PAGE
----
We’ve long known that Aqib Talib may play on Sundays, but he’s like school on Sunday; No class. We also know that Michael Crabtree talks a lot of trash on the field. So, when you put those two guys together, what you get is two players who go at each other every play.
Two hotheads jawing is one thing. Intentionally destroying another player’s property is taking it too far. And as you might expect, it was Talib who crossed the line, ripping off Crabtree’s gold chain and then running away.
Also, as you might expect, Crabtree didn’t take Talib’s actions lightly.
“You’re acting,” Crabtree said of Talib. “Snatching chains on the field like... what you accomplish? You tough? That make you tough? You snatching chains in front of the police and take off running. Like what the... childish, man.”
“I wanted to hit him. But I made a business decision. I didn’t want to get kicked out the game. The team needs me.”
Talib was asked about it as well, and his reaction is pretty much right in line with his character.
“He’s just been wearing that chain all year, man,” Talib said of Crabtree. “It’s just been growing on me, so I said if you wear that chain in front of me, I’m going to snatch it off. He wore it in front of me, so I had to snatch it off.”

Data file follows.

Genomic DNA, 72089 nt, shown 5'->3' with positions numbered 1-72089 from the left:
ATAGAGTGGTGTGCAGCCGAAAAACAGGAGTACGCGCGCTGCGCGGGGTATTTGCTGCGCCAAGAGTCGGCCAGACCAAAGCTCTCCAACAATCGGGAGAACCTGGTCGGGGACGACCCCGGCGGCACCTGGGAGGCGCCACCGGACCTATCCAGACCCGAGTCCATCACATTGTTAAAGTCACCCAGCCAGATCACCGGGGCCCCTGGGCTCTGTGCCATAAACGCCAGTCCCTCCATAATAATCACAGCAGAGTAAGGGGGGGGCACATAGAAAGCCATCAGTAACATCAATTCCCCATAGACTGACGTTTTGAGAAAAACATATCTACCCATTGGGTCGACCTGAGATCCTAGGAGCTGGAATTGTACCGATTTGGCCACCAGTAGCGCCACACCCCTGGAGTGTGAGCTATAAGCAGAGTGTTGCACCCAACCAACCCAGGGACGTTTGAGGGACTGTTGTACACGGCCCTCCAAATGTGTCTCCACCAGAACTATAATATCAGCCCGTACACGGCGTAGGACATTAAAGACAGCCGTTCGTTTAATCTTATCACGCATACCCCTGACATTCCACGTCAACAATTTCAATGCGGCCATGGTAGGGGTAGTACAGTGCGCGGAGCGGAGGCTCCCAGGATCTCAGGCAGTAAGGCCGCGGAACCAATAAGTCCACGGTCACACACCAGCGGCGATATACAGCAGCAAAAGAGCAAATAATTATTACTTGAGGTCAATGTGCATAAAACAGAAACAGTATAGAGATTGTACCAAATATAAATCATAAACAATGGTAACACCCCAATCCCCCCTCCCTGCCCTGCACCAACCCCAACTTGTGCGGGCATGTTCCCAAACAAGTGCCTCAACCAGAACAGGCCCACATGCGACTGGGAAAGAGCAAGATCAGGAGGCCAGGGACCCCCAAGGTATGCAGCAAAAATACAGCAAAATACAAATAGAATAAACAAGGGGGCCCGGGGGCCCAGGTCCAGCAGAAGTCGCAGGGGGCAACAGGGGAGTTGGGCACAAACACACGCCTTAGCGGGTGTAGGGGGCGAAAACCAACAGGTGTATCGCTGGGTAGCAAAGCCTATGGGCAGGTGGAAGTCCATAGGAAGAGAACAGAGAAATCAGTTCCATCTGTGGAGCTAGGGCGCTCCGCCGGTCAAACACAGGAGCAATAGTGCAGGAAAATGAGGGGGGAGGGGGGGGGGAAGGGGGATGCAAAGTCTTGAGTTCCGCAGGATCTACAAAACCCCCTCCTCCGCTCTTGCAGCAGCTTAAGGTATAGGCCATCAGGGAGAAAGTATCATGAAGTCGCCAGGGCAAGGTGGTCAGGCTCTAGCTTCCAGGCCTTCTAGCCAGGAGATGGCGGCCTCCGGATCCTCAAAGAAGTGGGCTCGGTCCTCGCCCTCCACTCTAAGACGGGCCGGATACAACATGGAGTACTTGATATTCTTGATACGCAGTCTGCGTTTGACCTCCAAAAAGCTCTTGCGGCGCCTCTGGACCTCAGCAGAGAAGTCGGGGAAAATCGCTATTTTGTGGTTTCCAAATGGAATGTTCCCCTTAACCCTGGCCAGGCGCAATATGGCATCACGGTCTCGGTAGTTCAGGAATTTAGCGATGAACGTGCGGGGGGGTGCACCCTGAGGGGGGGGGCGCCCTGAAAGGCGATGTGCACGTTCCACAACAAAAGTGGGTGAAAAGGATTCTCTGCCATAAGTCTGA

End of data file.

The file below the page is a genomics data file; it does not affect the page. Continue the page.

“He started crying to the refs. He was like ‘ref!’ He didn’t say nothing to me though.”
Crabtree felt as though he was being treated unfairly by the officials, who he said were giving him warnings all game and not only didn’t have the same reprimands for Talib but didn’t penalize Talib for his actions either.
“You see the dude, what he’s doing in front of me,” Crabtree said. “What you want me to do? I can’t react, they’re gonna kick me out, then I’m the bad guy. I made a business decision, for my team.”
In other words, Crabtree didn’t want to shoot himself in the foot. That’s literally Talib’s specialty.
If unsportsmanlike conduct means anything to the NFL — and we know it does — this should be one of those instances where Talib’s destruction of property should cost him a fair amount more in a fine than the worth of the necklace. ‘Should’ being the key word here.